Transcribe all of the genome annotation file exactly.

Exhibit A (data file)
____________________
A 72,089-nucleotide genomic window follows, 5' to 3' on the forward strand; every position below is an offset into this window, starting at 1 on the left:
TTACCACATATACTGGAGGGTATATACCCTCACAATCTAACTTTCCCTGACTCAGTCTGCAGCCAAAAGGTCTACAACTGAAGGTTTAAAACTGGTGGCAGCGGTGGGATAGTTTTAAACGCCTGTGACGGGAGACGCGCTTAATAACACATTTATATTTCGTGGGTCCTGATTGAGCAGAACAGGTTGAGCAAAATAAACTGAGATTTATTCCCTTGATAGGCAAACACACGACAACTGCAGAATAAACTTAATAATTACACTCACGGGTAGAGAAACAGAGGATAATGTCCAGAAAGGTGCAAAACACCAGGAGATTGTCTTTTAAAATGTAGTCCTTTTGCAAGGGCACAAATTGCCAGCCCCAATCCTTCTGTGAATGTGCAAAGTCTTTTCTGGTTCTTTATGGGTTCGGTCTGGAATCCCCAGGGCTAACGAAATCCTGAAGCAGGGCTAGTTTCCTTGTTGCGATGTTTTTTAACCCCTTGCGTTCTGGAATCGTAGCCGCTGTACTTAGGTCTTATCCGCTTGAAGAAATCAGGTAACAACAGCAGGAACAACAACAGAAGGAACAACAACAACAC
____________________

A 72,089-nucleotide genomic window follows, 5' to 3' on the forward strand; every position below is an offset into this window, starting at 1 on the left:
TTACCACATATACTGGAGGGTATATACCCTCACAATCTAACTTTCCCTGACTCAGTCTGCAGCCAAAAGGTCTACAACTGAAGGTTTAAAACTGGTGGCAGCGGTGGGATAGTTTTAAACGCCTGTGACGGGAGACGCGCTTAATAACACATTTATATTTCGTGGGTCCTGATTGAGCAGAACAGGTTGAGCAAAATAAACTGAGATTTATTCCCTTGATAGGCAAACACACGACAACTGCAGAATAAACTTAATAATTACACTCACGGGTAGAGAAACAGAGGATAATGTCCAGAAAGGTGCAAAACACCAGGAGATTGTCTTTTAAAATGTAGTCCTTTTGCAAGGGCACAAATTGCCAGCCCCAATCCTTCTGTGAATGTGCAAAGTCTTTTCTGGTTCTTTATGGGTTCGGTCTGGAATCCCCAGGGCTAACGAAATCCTGAAGCAGGGCTAGTTTCCTTGTTGCGATGTTTTTTAACCCCTTGCGTTCTGGAATCGTAGCCGCTGTACTTAGGTCTTATCCGCTTGAAGAAATCAGGTAACAACAGCAGGAACAACAACAGAAGGAACAACAACAACAC